Any business owner or content provider will be well aware of the importance of SEO when it comes to online visibility. The better the SEO, the stronger your page will be in terms of SERP rankings.
However, like any arduous process, there are always going to be those who seek out shortcuts in the hopes of getting from A to B quicker and with as little effort as possible.
Welcome to the world of “Black Hat SEO” – the black market of page ranking; the seedy underbelly of content manipulation; where businesses go to achieve digital dominance by any means necessary.
If you’re thinking of going rogue and donning a black hat in your quest for SEO supremacy, you may want to think again. It isn’t without its risks and short-term gain could very easily result in long-term heartache.
What is Black Hat SEO?
In the halcyon days of the western cowboy movies, the heroes and the villains were commonly distinguishable by their choice of headwear. For the purpose of black and white cinematography, the colours of choice were logically monochrome: the good guys wore white, while the bad guys wore black.
So, perennial silver screen hero, John Wayne, would typically be found sporting a milky Stetson, while someone like Lee Marvin would don an inky, villainous crown. For a more recent example, see Christian Bale and Russell Crowe in 3:10 to Yuma (FYI: top film!).
From an SEO standpoint, the same rules apply: “white hat SEO” ethically relies on human audience behaviour as opposed to the search engine’s, while “black hat SEO” focuses on manipulating the search engine and breaking the rules, all while showing two fingers to search engine guidelines.
Examples of Black Hat SEO
The dark arts of Black Hat SEO come in many forms, from the glaringly obvious to downright devious. Here are a few examples of the most common offences and how to spot them.
If you’ve ever read a blog or online article with a comments section at the base, chances are that you’ve come across comments comprising of nonsensical fluff that’s completely irrelevant to the preceding post.
The comments section is a veritable playground for Black Hat SEO tacticians and typically filled with more spam than a war-time lunchbox.
While this was somewhat effective in the mid-2000s – resulting in follow links and flowing pagerank to your site for the priestly sum of zero – this process has since been found out, making the minimal benefits hardly worth the bother.
The net is now largely wise to these tactics and spam comments now offer no follow links, while many websites have removed the ability to embed comment content altogether.
Nevertheless, playing the law of averages, the more spam comments of this nature, the more referral traffic you can expect to receive, albeit of a questionable nature of varying quality.
Content created in a copy/paste manner can be used to deliberately manipulate search engine rankings in order to generate more traffic to a chosen site. While this can not only negatively impact the user experience, it can also detrimentally affect the original site.
Search engines universally prefer unique content to duplicated text and typically won’t show multiple forms of the same content in the SERP. As such, twin copy replicated elsewhere can become problematic and leave certain pages omitted from the results page.
Duplicated content can confuse the search engine, making it difficult for it to know which result is more relevant to a given search. In turn, this can have an adverse effect on ranking and a knock-on effect on traffic as a result, while it can also dilute link equity as well.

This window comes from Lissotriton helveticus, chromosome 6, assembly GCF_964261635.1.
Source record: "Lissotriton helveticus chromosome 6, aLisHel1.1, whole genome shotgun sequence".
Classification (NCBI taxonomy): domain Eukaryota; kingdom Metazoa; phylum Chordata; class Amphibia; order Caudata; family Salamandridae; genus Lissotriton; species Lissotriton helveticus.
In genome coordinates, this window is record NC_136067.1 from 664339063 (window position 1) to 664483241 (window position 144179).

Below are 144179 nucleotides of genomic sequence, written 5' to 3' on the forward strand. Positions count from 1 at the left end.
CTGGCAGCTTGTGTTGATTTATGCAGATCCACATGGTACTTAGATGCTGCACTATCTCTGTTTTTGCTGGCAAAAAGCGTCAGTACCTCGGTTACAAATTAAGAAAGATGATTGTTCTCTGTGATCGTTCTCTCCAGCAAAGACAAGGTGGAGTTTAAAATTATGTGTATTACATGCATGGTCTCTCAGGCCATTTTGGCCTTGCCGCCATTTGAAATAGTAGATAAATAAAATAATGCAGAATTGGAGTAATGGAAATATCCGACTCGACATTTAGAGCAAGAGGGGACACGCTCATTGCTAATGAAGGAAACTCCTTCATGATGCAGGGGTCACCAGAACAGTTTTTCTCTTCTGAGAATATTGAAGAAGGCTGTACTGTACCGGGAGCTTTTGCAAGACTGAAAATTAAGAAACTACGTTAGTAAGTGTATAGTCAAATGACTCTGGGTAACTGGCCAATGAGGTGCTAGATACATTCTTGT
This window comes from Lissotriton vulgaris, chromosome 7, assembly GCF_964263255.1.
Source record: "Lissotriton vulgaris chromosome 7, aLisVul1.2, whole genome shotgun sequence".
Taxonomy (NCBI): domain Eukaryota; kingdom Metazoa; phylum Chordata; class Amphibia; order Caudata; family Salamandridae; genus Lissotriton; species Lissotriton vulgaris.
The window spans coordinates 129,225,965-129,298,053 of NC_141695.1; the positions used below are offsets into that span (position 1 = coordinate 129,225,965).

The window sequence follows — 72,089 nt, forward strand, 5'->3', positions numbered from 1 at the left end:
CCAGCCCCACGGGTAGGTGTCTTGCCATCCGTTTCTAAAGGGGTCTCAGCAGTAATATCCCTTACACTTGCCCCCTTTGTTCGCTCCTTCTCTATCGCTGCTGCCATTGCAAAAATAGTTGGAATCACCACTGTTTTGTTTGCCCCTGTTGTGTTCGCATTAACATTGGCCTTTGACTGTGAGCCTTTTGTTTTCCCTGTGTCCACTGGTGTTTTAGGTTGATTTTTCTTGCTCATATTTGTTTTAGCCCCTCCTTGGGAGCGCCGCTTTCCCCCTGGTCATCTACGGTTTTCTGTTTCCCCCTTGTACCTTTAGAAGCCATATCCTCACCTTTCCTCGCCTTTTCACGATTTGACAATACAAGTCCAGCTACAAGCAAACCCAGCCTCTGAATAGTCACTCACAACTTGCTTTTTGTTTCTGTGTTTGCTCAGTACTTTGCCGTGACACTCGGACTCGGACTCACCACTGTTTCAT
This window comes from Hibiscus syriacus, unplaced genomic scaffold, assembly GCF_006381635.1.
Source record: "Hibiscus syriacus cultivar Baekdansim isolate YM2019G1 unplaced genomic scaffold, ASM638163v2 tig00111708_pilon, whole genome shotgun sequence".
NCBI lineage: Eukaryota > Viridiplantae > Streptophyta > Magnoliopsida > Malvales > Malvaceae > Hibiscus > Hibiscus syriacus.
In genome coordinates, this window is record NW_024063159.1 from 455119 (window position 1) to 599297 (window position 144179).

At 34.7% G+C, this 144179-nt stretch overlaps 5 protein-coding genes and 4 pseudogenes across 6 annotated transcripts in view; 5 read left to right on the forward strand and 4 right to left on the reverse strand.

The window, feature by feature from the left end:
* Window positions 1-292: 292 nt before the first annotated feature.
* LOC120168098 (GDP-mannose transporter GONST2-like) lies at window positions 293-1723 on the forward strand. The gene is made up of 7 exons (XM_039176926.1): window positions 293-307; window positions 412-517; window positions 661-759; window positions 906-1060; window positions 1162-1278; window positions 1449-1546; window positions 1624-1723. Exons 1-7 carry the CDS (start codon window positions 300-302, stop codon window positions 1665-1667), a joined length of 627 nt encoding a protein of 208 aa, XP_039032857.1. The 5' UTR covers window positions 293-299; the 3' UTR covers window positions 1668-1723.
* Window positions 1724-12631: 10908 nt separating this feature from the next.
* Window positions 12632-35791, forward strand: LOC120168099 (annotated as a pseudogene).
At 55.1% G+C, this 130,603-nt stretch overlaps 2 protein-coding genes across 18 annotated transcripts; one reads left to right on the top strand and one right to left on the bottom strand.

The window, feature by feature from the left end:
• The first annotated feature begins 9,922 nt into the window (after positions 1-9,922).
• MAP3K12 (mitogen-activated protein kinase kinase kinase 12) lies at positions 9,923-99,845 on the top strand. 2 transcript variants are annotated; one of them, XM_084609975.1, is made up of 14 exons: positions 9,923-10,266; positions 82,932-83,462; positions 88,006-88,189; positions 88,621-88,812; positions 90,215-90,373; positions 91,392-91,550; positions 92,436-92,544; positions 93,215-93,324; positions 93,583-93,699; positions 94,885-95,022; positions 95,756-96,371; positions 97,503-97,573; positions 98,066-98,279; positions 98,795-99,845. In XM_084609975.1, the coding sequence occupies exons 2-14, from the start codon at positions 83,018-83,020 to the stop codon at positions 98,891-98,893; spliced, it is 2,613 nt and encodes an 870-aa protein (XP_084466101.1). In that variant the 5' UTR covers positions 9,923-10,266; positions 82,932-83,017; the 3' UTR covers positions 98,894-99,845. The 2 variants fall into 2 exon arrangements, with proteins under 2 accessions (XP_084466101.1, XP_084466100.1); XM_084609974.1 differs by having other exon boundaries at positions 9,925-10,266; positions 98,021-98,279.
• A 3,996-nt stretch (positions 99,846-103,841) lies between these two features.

As the name suggests, keyword stuffing is the process of overcramming certain buzzwords and phrases into your page in order to maximise its visibility for those particular terms.
While, on the surface, this may seem logical, it can quickly degenerate into a smorgasbord of spam that not only seems unnatural but, at times, can become almost unreadable.
Spamtastic copy often makes little sense and, needless to say, is not user-friendly, negatively affecting your user experience, tarnishing your credibility and ruining the professional presentation of your site.
Perhaps the sneakiest of all the examples on this page, invisible text takes keyword stuffing to another level.
This method uses coloured text on an identically coloured background, camouflaging it from visible view.
As a result, the site still ranks for the chosen keywords present in the hidden copy, yet the text remains unseen to the site visitor.
Black Hat SEO Tactics to Avoid
Naturally, Black Hat SEO tactics aren’t without their risks. Playing against the rules is essentially playing with fire when it comes to your website ranking. While you may get away with for a while, it’s only a matter of time before you face a serious burn.
Black Hat tactics can result in notable damage to your page’s long-term performance, while repeated offences can see your site banned from certain search engines entirely (although this punishment is admittedly quite rare).
More typical ramifications commonly result in a site receiving a serious demotion in the search rankings, nullifying the Black Hat tactics in one fell swoop. Meanwhile, the risk of digital banishment is an ever-present danger if you repeatedly stray to the dark side.
To avoid your Black Hat strategy turning into Black List misery, we recommend steering clear of these short-term fixes and instead focusing your time and efforts on conventional White Hat methods that don’t draw the ire of the SERP police.
For more information on Black Hat SEO tactics and the effects of unethical SEO, drop us a line today on 01446 339050. Alternatively, get in touch using the button below and find out more about how we can help you achieve SEO results the right way.
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